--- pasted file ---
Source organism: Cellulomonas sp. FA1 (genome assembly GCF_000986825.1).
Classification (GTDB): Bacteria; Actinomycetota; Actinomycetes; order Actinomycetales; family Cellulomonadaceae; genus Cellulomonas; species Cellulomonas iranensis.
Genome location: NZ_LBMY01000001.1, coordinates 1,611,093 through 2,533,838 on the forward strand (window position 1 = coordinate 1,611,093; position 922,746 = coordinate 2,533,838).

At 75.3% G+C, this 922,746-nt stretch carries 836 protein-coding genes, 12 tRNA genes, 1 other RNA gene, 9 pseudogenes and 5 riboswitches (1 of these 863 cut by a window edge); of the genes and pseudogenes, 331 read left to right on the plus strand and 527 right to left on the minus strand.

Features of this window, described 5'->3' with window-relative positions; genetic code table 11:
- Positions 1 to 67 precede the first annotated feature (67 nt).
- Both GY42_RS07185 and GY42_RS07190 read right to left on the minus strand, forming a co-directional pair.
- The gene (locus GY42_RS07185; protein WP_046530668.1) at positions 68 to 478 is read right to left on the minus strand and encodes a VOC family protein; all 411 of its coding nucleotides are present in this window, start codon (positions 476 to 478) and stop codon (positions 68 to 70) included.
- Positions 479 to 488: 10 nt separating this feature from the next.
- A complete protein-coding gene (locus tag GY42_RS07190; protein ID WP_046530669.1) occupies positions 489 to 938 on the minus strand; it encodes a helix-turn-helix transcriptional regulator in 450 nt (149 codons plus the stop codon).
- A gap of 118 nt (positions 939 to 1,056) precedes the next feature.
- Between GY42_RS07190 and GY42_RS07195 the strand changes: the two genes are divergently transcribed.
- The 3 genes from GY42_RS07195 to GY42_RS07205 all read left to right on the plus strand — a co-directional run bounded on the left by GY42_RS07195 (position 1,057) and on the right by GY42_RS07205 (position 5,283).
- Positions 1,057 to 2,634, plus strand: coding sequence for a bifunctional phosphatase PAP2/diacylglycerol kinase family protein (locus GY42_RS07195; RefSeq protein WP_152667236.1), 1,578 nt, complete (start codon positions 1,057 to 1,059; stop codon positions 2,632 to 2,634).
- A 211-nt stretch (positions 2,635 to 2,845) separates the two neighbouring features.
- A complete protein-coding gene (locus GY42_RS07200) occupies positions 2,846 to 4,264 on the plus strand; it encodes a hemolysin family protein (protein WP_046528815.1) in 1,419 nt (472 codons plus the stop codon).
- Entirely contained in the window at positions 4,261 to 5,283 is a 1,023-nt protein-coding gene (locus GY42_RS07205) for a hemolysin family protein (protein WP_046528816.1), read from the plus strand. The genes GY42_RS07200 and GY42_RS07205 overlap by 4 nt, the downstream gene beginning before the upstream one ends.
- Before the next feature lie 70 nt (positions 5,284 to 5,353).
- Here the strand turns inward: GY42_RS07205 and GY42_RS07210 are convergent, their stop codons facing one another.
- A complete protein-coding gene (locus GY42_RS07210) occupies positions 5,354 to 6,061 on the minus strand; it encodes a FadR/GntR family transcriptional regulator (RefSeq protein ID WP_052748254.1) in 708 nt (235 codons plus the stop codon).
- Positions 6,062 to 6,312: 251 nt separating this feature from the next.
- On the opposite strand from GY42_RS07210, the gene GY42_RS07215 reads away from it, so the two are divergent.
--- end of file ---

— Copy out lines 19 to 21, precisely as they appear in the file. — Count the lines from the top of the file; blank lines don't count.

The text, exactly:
- Here the strand turns inward: GY42_RS07205 and GY42_RS07210 are convergent, their stop codons facing one another.
- A complete protein-coding gene (locus GY42_RS07210) occupies positions 5,354 to 6,061 on the minus strand; it encodes a FadR/GntR family transcriptional regulator (RefSeq protein ID WP_052748254.1) in 708 nt (235 codons plus the stop codon).
- Positions 6,062 to 6,312: 251 nt separating this feature from the next.